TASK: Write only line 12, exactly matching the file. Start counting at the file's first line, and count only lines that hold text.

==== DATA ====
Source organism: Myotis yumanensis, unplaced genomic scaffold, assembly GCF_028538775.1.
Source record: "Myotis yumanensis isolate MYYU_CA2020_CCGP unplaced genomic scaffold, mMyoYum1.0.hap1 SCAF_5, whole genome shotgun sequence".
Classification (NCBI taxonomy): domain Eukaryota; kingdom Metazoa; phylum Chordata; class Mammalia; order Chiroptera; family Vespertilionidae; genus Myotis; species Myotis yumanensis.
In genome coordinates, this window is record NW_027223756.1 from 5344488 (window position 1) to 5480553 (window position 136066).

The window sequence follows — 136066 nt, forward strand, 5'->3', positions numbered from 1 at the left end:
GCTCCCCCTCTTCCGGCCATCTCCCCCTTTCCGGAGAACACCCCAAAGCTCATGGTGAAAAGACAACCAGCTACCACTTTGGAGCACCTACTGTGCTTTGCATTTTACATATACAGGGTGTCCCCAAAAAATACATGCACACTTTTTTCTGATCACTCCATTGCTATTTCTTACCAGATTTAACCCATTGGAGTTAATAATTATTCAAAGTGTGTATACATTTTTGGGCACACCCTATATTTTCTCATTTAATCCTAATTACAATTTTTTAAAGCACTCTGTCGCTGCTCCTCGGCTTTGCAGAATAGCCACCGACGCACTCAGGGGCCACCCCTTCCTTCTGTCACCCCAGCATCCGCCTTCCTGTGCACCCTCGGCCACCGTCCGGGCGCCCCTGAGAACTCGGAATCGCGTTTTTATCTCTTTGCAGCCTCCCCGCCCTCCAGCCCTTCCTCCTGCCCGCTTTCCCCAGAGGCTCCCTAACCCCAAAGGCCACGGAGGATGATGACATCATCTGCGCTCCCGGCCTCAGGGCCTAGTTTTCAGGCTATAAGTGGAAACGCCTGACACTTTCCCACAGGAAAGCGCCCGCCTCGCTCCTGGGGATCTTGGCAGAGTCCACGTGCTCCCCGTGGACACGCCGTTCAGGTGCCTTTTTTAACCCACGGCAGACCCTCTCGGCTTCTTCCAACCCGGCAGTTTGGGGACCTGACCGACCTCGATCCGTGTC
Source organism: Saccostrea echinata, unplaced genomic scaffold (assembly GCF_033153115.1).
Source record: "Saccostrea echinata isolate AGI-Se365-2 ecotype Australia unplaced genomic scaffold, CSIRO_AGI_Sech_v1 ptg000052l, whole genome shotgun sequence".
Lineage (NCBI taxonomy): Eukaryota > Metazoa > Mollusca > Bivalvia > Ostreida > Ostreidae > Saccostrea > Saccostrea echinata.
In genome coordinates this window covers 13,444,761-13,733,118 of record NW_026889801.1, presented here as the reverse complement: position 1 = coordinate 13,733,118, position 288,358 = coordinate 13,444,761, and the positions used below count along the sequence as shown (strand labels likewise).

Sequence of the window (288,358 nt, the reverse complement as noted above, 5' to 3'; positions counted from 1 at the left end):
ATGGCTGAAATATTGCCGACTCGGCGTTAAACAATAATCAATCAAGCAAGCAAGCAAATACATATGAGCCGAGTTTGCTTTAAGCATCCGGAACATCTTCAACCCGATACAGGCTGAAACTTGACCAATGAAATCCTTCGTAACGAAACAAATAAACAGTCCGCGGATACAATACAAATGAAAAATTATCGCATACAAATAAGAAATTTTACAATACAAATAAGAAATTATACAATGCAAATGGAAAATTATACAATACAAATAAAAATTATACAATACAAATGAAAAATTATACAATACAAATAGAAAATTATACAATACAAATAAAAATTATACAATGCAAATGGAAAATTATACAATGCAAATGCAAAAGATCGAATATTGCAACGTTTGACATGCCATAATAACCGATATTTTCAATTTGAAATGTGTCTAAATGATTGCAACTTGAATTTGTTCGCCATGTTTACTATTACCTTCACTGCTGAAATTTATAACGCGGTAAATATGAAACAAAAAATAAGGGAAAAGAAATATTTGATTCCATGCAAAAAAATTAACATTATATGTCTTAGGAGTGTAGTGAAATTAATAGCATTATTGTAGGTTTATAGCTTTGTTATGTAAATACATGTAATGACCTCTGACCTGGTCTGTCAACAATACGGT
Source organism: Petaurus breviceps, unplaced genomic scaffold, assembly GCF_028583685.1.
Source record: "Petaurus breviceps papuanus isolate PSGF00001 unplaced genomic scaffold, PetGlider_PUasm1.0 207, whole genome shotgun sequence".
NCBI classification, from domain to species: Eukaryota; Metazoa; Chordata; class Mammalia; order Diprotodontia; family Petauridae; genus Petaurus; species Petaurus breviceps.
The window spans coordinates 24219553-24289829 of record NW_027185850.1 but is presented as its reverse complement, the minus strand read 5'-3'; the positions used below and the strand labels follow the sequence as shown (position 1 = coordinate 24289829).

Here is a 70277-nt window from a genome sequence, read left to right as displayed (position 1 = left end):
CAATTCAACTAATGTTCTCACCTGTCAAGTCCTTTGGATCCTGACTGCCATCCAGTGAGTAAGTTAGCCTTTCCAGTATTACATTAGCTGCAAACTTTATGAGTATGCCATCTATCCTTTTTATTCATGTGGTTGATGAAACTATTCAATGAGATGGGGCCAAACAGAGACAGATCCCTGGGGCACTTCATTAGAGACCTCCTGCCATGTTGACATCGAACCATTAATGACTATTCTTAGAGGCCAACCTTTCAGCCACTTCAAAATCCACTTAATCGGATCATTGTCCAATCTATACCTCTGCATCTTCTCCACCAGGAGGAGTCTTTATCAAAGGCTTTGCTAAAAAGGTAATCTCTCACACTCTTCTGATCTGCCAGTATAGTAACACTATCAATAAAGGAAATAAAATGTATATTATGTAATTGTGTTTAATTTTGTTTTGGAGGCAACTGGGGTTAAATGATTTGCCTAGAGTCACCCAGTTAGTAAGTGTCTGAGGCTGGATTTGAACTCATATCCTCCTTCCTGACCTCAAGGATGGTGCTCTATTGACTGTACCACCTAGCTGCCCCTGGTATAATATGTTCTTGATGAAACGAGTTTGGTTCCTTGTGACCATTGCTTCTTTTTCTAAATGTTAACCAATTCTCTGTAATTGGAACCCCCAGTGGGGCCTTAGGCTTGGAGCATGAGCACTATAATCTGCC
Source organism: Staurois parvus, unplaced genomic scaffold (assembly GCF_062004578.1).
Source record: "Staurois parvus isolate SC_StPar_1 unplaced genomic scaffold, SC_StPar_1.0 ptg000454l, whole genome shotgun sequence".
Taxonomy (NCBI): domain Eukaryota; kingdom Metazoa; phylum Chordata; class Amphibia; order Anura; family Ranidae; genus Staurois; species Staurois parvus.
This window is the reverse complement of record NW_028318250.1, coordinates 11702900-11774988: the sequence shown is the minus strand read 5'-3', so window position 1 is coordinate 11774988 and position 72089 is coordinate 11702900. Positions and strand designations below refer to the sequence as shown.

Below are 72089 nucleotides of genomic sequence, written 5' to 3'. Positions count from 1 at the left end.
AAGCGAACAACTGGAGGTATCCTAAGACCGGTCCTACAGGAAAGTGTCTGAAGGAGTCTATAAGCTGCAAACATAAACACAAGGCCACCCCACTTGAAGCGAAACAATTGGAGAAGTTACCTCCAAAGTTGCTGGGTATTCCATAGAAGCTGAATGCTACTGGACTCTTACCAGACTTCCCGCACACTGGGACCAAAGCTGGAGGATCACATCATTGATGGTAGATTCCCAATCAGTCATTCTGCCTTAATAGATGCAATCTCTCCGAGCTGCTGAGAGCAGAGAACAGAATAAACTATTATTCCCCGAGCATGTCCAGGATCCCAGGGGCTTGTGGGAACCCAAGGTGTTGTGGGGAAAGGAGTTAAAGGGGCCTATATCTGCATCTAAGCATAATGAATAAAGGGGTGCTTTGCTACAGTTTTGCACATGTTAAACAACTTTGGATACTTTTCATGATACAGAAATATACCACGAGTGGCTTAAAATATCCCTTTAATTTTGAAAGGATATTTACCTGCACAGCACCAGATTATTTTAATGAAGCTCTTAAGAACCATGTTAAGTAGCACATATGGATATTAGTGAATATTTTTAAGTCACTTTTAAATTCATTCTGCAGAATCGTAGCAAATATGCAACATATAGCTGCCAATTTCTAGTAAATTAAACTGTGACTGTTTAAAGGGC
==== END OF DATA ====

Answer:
ATGGCTGAAATATTGCCGACTCGGCGTTAAACAATAATCAATCAAGCAAGCAAGCAAATACATATGAGCCGAGTTTGCTTTAAGCATCCGGAACATCTTCAACCCGATACAGGCTGAAACTTGACCAATGAAATCCTTCGTAACGAAACAAATAAACAGTCCGCGGATACAATACAAATGAAAAATTATCGCATACAAATAAGAAATTTTACAATACAAATAAGAAATTATACAATGCAAATGGAAAATTATACAATACAAATAAAAATTATACAATACAAATGAAAAATTATACAATACAAATAGAAAATTATACAATACAAATAAAAATTATACAATGCAAATGGAAAATTATACAATGCAAATGCAAAAGATCGAATATTGCAACGTTTGACATGCCATAATAACCGATATTTTCAATTTGAAATGTGTCTAAATGATTGCAACTTGAATTTGTTCGCCATGTTTACTATTACCTTCACTGCTGAAATTTATAACGCGGTAAATATGAAACAAAAAATAAGGGAAAAGAAATATTTGATTCCATGCAAAAAAATTAACATTATATGTCTTAGGAGTGTAGTGAAATTAATAGCATTATTGTAGGTTTATAGCTTTGTTATGTAAATACATGTAATGACCTCTGACCTGGTCTGTCAACAATACGGT